Allana Warner (top, left) of Montrose pauses with Williams employees Chad Johnson and Caleb Darling (right) and her cow, Cotton Candy, who had already picked up some impressive wins before heading back to the arena for a showing in the Senior 2-year-old division. Putting the fixings on their hot dogs are (above, from left) Erika Derhammer of Monroe Township, Wyoming County, with daughter Raelynn, James Grisafi and his mother Jennie Grisafi of Montrose.
The Harford County Fairgrounds played host to the annual Northern Tier Holstein Championship and Red & White Shows on July 29, providing local youths and those from surrounding counties an opportunity to parade their diary cattle around the livestock arena several weeks before the upcoming Harford Fair. Showing cows that outweigh their handlers by hundreds of pounds is a great way to work up an appetite, and Williams Companies was happy to be on hand to serve a free lunch for contestants and spectators.
Williams employees Chad Johnson and Caleb Darling were flipping the burgers and hot dogs as quickly as they could, along with help from family members and friends who had volunteered for the event. Both grew up on farms in Benton Township in northern Lackawanna County. Chad has applied for a Williams Homegrown Grant several years in a row now, making Williams a key contributor to the event.
“Most of the Williams people who come here grew up on farms,” Chad remarked. “This is obviously near and dear to my heart.” With wife, Peanie, and son, Beau, along for the fun, Chad noted that it is important to him that dairy farmers and their children be recognized for their hard work and determination, especially during a time when the odds often seem stacked against them. His family still milks about 100 head of cattle per day at their Amasa Hill Farm.
“Being part of the community is what Williams and its employees stand for,” Tammy Bonnice of Williams stated. “We are surrounded by farmland that has been passed down from generation to generation. I’m so glad that Williams was able to support this again this year.” In addition to the food, Williams provided event prizes and gifts for the youth showers, a contribution totaling $2,500.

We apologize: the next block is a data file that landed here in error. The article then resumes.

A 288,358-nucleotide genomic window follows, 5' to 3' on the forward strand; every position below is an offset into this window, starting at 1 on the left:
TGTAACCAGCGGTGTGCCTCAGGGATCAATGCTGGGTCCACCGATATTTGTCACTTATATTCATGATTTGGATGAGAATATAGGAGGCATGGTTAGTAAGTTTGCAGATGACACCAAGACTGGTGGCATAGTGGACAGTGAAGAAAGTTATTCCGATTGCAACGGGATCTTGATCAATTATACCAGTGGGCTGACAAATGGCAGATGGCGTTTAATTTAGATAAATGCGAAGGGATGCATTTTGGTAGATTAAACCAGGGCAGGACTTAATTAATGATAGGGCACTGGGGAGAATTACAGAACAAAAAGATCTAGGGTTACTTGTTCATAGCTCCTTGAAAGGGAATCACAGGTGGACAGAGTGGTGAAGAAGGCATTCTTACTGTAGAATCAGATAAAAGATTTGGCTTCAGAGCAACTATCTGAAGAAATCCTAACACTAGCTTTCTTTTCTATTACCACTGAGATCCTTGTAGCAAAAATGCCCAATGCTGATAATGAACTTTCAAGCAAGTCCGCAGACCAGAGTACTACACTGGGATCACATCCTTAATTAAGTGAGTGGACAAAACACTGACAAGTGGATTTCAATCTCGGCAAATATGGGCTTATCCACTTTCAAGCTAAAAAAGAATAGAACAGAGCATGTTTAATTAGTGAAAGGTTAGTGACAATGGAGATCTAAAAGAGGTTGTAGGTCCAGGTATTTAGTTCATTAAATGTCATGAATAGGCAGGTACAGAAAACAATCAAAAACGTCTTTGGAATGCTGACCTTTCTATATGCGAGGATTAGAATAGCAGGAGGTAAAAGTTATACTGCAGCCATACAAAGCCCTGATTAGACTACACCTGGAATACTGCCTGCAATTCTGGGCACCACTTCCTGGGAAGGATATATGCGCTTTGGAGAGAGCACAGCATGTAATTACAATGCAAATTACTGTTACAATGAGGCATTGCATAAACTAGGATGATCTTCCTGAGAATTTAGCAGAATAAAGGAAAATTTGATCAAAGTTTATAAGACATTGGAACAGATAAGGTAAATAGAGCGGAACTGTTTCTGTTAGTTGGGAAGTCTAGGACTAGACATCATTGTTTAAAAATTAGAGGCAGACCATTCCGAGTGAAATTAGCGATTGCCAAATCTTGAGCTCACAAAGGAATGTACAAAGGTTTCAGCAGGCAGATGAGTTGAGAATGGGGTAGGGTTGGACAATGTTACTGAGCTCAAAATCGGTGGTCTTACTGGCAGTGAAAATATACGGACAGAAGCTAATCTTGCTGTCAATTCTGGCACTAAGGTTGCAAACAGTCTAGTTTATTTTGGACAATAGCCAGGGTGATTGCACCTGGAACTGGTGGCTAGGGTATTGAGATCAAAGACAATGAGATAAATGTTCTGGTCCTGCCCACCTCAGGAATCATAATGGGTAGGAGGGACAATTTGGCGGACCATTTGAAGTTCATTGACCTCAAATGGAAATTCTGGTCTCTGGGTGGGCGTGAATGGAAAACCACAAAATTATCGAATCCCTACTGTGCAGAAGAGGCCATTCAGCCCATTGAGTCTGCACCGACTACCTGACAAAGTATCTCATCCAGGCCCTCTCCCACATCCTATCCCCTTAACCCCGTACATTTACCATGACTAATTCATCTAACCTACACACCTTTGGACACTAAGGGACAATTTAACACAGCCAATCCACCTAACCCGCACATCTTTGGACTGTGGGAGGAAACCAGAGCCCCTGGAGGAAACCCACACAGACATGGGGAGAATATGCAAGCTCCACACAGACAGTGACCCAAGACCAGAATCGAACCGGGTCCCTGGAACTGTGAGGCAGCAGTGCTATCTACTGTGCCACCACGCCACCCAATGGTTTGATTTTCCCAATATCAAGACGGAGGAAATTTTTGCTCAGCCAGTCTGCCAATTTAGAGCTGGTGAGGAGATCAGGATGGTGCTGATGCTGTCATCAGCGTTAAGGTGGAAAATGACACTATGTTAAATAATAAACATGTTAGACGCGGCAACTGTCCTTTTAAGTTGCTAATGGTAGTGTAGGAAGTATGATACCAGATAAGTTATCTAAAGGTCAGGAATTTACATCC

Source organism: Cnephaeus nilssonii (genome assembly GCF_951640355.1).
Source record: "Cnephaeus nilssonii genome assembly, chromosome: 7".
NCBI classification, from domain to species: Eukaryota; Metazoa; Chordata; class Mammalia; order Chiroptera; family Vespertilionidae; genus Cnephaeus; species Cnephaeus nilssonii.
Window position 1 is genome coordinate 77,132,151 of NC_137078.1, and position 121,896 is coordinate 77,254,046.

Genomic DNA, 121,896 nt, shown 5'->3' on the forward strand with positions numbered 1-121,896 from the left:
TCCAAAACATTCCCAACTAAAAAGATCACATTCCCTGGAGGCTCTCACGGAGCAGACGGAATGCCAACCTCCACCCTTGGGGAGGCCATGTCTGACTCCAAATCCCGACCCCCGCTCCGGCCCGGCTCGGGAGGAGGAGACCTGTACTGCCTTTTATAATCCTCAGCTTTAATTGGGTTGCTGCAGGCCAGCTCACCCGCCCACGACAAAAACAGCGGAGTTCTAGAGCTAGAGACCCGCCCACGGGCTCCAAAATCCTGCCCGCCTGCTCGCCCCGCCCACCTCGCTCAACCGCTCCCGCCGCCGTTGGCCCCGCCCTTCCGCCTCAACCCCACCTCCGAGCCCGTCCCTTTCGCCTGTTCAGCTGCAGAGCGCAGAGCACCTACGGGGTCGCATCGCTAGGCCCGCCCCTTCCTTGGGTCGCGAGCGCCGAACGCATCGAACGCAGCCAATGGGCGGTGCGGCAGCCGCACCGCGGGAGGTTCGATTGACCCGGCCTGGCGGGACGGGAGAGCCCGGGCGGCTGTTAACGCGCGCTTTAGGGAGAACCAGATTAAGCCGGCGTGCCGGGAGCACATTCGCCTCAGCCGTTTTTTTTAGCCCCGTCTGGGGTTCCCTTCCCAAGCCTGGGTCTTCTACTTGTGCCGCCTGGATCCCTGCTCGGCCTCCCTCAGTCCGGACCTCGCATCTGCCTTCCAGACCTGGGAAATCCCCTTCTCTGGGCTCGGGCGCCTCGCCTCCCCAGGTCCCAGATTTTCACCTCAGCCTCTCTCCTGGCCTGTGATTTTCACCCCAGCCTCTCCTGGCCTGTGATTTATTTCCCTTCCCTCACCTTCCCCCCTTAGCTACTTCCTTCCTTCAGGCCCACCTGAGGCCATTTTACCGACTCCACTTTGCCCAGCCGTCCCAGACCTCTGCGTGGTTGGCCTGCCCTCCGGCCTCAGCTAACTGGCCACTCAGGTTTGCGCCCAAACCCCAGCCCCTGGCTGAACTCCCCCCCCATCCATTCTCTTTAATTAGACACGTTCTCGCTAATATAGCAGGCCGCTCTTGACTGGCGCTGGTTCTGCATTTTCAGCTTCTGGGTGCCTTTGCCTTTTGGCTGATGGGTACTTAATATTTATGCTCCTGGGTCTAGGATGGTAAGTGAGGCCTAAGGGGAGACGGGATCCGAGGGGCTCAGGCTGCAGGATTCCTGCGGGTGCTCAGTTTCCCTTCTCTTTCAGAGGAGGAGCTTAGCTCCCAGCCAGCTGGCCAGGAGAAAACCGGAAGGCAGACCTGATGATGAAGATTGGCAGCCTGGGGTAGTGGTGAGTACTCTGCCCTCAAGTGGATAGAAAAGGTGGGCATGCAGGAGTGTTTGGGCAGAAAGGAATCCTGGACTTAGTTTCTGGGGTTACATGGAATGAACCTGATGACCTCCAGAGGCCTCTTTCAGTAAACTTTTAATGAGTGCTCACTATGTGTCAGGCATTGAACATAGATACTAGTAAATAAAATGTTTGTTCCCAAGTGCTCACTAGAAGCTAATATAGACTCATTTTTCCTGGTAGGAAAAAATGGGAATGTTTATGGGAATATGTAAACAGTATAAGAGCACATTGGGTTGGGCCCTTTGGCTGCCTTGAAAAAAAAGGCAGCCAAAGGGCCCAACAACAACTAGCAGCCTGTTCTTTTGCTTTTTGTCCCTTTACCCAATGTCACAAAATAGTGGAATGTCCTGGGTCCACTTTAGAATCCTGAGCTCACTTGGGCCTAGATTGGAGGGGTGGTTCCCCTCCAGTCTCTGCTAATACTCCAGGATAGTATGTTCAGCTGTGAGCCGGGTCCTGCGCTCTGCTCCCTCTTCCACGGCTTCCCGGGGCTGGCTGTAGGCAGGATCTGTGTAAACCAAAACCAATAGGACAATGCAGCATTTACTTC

“It means a lot when large corporations support small farms,” Caleb concurred. “Williams is a very generous company.” The Darling’s farm has been run consecutively by Caleb’s grandfather, Paul, and his father, Mark. Caleb has never shown livestock, referring instead to his primary job on the farm as “tractor driver.” Dave Peck, a good friend and hired hand from the farm, was assisting the Williams crew with lunch preparation.
Participants hone their skills in a variety of ways. Some raise their cows from calves, and others buy cows and keep and care for them at nearby farms whose owners lease space to them to provide opportunities that they might otherwise not have. The Susquehanna County farming community forms an extended family, and 4-H has become a way of life. Competitions like the Northern Tier Championship help build confidence in like-minded youths who freely share their grooming and showmanship techniques.
Grace Rinaldi’s grasp of livestock terminology is impressive for any teenager, let alone an 11-year-old from Northampton County who has only been showing for two years. By lunch time, she had already collected a first place youth ribbon and second place in the open class with her winter yearling. “I like being with all of the animals, and I like spending time with the ones I love. Her cow, Sasha, whom she’d bought a year ago, was her good luck charm that day. “She has a very straight back, she’s very correct in the back quarters, and she stands nicely on her legs,” Grace (above) explained.
Victoria Clark (below) of Springville was doing well with her winter calf, Strawberrry Wine, garnering blue ribbons as the Junior Champion of the Youth and Red & White Open shows, as well as Reserve Junior Champion of the Holstein Show. As a recent graduate of the Lackawanna College School of Petroleum and Natural Gas, she has aged out of the 4-H program and is now a 4-H leader.
Chad was impressed by the size of the crowd, which included 82 cows. “With COVID waning, everybody is looking for this type of event,” he remarked. Chad’s brother, Adam, helps to coordinate sponsorship for the competition and elected on this day to help Chad at the grill, even though he often shows cattle himself.
“We really appreciate that Williams does this for us,” said Frank Supancik of Gibson Township. Frank started showing livestock, including sheep, in 1969. He is recently retired as a 41-year director of the Harford Fairgrounds. He is still on the grounds regularly, especially when his grandchildren, like Katelyn Supancek of New Milford, are showing animals.
“This is a great event that shows the pride of showmanship among many of our farming community folks,” Tammy remarked. “I love sitting back and watching as all of the participants show support for each other.”
The Northern Tier Holstein Championship was overseen by the Pennsylvania Holstein Association. Lloyd and Denise Pease served as co-chairs, and Joe Nash of Lydonville, NY, was this year’s judge.
Celeste Clark of Springville has a tender moment with Ellie Mae (right) and Splish Splash, after Ellie Mae had claimed a second place ribbon.
Chad Johnson of Williams and son, Beau.